Continuing with my Vanished Elevated Lamps and the Lampposts That Lurked Under Them series I began with a post showing the 2nd-3rd Avenue El at Division and Allen Streets, I here present a couple of pictures submitted by Forgotten Fan Bill Mangahas, the fellow who puts together the annual Newkirk Images Subways Calendar, one of which is on my kitchen wall right now. Today’s photos concern the 9th Avenue El, the grandfather of all the Manhattan els, which began as a one-track affair in 1868 running first up Greenwich Street in Tribeca and Greenwich Streets and was then extended up 9th Avenue, bridging the Harlem River, then traveling under a short tunnel and hooking up with the White Plains Road El in the Bronx; part of it still runs today over Jerome Avenue in the Bronx. The Manhattan portion closed in 1940, and it’s that year depicted here.
Above we see demolition at Greenwich Street and Park Place looking north. We also see an ornate Type 6 special mast lamppost, but it’s a hybrid, using a Bishop Crook or Corvington base and shaft up to the street signs. Then as now, the Department of Traffic, now Transportation, sometimes created “hybrid” poles from whatever was in the storage yards.
The same location in a street View from 2014; virtually the same in 2017. Not a single building in the 1940 picture is standing today. When the first World Trade Center went up between 1970 and 1974, complete demolition of the blocks surrounding it occurred in the late 1960s, wiping out entire neighborhoods such as a Syrian immigrant community (which moved to Cobble Hill in Brooklyn) and a complete block of stores selling radios and radio supplies. The office buildings seen here today went up in the 1970s and 1980s, and present a very bland streetscape compared to 1940.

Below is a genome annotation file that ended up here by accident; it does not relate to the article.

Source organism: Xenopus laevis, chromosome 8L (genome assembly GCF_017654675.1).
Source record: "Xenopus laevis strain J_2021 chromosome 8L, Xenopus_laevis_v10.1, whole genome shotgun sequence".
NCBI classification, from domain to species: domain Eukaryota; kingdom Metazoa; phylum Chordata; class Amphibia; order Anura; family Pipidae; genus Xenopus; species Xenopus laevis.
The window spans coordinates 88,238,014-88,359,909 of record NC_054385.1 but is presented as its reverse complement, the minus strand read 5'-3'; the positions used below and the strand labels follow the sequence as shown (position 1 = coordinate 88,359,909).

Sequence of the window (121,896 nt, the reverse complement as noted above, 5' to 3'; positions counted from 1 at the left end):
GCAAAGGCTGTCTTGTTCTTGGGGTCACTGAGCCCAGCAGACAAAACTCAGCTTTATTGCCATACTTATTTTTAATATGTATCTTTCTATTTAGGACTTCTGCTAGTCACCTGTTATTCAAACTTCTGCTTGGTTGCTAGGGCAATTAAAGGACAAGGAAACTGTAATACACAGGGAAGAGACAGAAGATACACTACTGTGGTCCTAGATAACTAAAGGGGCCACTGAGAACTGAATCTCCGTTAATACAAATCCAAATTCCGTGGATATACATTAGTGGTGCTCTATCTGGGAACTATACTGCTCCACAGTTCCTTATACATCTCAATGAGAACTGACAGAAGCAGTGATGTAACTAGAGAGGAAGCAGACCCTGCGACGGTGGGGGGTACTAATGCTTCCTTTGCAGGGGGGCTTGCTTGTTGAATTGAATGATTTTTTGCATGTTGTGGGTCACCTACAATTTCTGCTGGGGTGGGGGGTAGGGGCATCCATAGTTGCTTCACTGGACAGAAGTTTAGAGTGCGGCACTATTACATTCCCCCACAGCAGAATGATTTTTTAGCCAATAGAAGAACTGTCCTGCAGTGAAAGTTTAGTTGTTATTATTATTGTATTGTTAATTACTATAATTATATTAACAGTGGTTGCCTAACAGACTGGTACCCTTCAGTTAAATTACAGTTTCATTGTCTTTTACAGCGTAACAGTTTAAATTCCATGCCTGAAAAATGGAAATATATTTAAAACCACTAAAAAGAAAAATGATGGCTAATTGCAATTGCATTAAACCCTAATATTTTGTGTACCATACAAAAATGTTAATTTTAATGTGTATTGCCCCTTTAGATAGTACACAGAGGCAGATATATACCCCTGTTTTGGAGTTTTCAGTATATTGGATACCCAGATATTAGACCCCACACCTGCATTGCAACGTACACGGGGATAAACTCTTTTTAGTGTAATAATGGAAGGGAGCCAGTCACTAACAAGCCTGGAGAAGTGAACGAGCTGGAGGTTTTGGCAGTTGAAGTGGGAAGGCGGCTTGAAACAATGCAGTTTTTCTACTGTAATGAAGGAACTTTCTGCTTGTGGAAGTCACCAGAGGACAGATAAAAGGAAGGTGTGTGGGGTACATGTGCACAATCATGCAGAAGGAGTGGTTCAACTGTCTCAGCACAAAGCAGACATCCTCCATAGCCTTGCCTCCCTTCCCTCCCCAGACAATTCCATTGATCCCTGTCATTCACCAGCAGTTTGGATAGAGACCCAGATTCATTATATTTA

Here’s a great picture at Greenwich Street and Murray Street looking south in 1940. We see the sparks given off by the workers’ blowtorch as it cuts through the doomed el pillar. In 1940, the 8th Avenue IRT line was just about finished and would largely replace the elevated.
Here, too, is a Type 6, this time with the correct base, with a fire alarm indicator. Note the white, arrow-shaped one-way sign. These were standard issue until the 1950s when a new arrow-shaped sign was designed, the arrow-in-a-rectangle signs seen today arrived in the 1960s.
Today, we have the bland Corbusian ideal preferred by city planners of the 1970s and 1980s. All business, with little to catch the eye or present anything interesting to grab notice.
Today, you need to walk along Greenwich as far north as Reade Street to find any buildings constructed before 1974.